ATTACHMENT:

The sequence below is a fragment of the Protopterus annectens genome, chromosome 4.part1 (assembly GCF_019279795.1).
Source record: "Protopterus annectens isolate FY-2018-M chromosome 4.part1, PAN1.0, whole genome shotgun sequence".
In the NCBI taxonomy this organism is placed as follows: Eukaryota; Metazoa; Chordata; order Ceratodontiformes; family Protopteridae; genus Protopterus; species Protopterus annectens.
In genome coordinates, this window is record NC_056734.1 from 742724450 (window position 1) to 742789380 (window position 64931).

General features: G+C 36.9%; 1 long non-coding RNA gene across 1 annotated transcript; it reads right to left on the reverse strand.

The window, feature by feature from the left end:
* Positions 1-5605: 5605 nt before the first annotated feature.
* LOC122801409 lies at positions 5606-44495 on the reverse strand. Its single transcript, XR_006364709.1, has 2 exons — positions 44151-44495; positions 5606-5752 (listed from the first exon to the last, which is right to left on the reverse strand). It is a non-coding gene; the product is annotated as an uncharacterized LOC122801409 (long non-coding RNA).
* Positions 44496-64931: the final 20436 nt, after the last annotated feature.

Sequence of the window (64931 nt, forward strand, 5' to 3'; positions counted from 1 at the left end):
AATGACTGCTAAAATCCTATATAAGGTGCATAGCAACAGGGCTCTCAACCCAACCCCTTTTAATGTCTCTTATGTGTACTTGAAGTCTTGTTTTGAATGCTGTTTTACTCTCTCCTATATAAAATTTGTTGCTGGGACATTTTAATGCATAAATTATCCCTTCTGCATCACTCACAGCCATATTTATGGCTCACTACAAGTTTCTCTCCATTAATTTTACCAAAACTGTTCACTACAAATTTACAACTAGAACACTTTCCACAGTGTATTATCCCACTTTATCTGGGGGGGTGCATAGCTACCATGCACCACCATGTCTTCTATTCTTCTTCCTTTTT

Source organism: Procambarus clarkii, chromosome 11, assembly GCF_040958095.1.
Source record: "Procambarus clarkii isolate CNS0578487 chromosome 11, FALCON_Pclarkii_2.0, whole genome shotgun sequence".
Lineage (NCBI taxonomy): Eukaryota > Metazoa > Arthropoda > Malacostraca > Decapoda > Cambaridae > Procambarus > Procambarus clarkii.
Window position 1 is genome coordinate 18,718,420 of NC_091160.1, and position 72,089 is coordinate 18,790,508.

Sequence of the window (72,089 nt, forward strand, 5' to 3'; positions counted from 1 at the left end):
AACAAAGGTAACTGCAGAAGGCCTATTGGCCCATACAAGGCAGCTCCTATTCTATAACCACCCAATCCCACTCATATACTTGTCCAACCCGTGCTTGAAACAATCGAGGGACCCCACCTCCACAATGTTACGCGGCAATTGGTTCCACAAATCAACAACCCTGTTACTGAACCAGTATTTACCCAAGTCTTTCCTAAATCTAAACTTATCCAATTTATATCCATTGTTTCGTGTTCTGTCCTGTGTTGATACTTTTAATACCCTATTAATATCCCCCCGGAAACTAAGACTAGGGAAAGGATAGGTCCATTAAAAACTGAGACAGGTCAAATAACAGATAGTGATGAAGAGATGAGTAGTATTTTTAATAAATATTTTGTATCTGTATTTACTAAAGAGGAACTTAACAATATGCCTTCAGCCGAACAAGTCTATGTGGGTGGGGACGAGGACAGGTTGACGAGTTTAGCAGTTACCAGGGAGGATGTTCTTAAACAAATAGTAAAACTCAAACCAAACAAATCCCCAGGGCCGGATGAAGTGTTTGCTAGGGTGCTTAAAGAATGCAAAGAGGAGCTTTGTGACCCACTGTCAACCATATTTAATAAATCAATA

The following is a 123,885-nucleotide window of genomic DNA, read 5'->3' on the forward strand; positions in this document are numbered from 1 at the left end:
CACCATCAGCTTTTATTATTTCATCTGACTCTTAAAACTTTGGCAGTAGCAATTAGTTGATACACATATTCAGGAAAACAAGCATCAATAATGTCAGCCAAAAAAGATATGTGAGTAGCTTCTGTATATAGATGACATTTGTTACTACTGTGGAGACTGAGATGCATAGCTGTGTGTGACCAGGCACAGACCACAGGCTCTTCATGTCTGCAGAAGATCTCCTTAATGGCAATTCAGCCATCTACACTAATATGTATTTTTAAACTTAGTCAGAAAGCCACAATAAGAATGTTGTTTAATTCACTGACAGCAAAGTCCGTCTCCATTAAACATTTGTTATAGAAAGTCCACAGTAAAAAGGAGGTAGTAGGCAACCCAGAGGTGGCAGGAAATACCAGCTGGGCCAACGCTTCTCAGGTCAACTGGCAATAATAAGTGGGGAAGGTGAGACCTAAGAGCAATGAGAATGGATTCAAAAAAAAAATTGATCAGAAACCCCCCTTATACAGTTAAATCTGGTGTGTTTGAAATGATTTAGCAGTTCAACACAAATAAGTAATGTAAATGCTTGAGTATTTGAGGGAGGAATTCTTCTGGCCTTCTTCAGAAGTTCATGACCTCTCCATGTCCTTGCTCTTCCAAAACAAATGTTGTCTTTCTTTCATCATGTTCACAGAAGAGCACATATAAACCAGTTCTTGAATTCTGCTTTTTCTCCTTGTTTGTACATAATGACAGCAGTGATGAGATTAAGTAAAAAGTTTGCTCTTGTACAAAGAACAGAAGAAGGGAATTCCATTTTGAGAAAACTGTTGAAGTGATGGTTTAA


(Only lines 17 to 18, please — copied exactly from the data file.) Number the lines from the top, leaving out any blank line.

AACAAAGGTAACTGCAGAAGGCCTATTGGCCCATACAAGGCAGCTCCTATTCTATAACCACCCAATCCCACTCATATACTTGTCCAACCCGTGCTTGAAACAATCGAGGGACCCCACCTCCACAATGTTACGCGGCAATTGGTTCCACAAATCAACAACCCTGTTACTGAACCAGTATTTACCCAAGTCTTTCCTAAATCTAAACTTATCCAATTTATATCCATTGTTTCGTGTTCTGTCCTGTGTTGATACTTTTAATACCCTATTAATATCCCCCCGGAAACTAAGACTAGGGAAAGGATAGGTCCATTAAAAACTGAGACAGGTCAAATAACAGATAGTGATGAAGAGATGAGTAGTATTTTTAATAAATATTTTGTATCTGTATTTACTAAAGAGGAACTTAACAATATGCCTTCAGCCGAACAAGTCTATGTGGGTGGGGACGAGGACAGGTTGACGAGTTTAGCAGTTACCAGGGAGGATGTTCTTAAACAAATAGTAAAACTCAAACCAAACAAATCCCCAGGGCCGGATGAAGTGTTTGCTAGGGTGCTTAAAGAATGCAAAGAGGAGCTTTGTGACCCACTGTCAACCATATTTAATAAATCAATA

The following is a 123,885-nucleotide window of genomic DNA, read 5'->3' on the forward strand; positions in this document are numbered from 1 at the left end: